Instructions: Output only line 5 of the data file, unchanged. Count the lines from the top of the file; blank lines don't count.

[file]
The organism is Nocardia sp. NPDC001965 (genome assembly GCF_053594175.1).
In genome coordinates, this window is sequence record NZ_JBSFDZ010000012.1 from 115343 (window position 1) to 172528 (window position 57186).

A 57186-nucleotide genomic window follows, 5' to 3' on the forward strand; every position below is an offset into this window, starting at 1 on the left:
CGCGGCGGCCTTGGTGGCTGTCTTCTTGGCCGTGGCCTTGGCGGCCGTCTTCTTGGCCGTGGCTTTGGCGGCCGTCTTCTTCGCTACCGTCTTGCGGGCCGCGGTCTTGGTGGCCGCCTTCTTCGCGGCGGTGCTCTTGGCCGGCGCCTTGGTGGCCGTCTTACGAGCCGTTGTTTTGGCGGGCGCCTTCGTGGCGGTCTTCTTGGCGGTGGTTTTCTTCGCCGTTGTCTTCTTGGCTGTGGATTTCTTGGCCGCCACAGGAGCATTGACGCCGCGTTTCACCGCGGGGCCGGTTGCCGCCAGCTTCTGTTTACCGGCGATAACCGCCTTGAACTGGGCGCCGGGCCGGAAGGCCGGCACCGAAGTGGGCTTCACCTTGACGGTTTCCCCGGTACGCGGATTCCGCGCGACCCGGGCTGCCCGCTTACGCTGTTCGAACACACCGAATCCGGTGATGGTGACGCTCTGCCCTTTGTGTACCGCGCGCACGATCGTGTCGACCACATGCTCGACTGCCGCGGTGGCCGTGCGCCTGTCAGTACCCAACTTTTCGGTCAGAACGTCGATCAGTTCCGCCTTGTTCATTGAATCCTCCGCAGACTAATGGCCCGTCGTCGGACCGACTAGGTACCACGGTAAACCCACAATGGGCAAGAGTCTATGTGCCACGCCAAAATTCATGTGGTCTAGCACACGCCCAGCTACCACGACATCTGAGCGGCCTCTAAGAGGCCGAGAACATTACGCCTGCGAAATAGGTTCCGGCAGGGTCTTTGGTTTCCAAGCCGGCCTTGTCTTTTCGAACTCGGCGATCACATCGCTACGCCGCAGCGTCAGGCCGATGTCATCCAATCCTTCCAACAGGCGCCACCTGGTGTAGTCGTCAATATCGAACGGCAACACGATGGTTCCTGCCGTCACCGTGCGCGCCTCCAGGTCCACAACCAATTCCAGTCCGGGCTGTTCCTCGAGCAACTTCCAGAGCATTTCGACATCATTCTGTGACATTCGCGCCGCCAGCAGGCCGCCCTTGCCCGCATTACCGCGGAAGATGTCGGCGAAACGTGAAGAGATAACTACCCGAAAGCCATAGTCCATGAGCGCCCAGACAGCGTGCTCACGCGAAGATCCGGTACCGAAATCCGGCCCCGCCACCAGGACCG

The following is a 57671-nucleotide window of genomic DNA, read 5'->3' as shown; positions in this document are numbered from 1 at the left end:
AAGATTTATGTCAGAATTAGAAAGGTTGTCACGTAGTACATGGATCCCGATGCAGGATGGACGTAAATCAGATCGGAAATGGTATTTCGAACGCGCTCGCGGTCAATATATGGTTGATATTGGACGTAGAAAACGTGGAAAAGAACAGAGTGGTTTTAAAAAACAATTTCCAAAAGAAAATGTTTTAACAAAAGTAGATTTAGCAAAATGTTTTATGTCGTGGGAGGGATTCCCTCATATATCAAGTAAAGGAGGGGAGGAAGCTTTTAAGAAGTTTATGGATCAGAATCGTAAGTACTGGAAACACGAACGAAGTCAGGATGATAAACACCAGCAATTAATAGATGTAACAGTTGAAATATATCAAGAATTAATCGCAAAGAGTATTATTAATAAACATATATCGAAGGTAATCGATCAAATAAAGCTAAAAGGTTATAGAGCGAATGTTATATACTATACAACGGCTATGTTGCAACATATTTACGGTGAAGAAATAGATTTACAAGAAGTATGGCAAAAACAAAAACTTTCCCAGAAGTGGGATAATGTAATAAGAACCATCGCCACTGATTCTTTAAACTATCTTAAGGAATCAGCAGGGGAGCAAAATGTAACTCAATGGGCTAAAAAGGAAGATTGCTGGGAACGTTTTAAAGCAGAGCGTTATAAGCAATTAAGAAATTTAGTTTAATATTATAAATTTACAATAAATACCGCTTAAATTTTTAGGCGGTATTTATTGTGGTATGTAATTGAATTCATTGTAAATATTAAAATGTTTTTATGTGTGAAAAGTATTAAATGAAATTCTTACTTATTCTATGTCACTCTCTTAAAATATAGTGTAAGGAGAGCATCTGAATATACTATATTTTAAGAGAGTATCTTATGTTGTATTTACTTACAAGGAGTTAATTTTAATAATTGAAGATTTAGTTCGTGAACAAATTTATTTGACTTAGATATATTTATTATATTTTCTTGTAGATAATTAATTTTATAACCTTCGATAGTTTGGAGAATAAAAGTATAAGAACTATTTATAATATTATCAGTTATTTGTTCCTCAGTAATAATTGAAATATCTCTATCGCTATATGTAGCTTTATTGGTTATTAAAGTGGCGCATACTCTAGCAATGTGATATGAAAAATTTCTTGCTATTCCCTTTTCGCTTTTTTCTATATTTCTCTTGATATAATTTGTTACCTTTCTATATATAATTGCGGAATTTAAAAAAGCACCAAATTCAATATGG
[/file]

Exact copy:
The following is a 57671-nucleotide window of genomic DNA, read 5'->3' as shown; positions in this document are numbered from 1 at the left end: